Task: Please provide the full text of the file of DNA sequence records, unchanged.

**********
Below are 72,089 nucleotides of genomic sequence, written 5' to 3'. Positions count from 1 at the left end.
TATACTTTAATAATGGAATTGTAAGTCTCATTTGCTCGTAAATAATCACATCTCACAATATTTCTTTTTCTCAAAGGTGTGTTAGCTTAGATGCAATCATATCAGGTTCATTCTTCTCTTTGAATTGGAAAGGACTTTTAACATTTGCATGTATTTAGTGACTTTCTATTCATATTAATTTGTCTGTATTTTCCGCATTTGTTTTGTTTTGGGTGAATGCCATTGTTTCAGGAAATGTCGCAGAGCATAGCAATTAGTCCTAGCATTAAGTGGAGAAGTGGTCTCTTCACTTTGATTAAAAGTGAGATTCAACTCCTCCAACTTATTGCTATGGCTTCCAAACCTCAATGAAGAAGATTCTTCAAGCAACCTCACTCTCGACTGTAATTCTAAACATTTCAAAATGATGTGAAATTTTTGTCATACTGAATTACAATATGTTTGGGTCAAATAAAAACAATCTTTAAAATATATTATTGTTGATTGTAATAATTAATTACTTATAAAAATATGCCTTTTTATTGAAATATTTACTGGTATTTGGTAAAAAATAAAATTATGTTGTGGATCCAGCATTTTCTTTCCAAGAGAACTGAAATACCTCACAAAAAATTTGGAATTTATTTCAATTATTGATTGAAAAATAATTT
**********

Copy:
Below are 72,089 nucleotides of genomic sequence, written 5' to 3'. Positions count from 1 at the left end.
TATACTTTAATAATGGAATTGTAAGTCTCATTTGCTCGTAAATAATCACATCTCACAATATTTCTTTTTCTCAAAGGTGTGTTAGCTTAGATGCAATCATATCAGGTTCATTCTTCTCTTTGAATTGGAAAGGACTTTTAACATTTGCATGTATTTAGTGACTTTCTATTCATATTAATTTGTCTGTATTTTCCGCATTTGTTTTGTTTTGGGTGAATGCCATTGTTTCAGGAAATGTCGCAGAGCATAGCAATTAGTCCTAGCATTAAGTGGAGAAGTGGTCTCTTCACTTTGATTAAAAGTGAGATTCAACTCCTCCAACTTATTGCTATGGCTTCCAAACCTCAATGAAGAAGATTCTTCAAGCAACCTCACTCTCGACTGTAATTCTAAACATTTCAAAATGATGTGAAATTTTTGTCATACTGAATTACAATATGTTTGGGTCAAATAAAAACAATCTTTAAAATATATTATTGTTGATTGTAATAATTAATTACTTATAAAAATATGCCTTTTTATTGAAATATTTACTGGTATTTGGTAAAAAATAAAATTATGTTGTGGATCCAGCATTTTCTTTCCAAGAGAACTGAAATACCTCACAAAAAATTTGGAATTTATTTCAATTATTGATTGAAAAATAATTT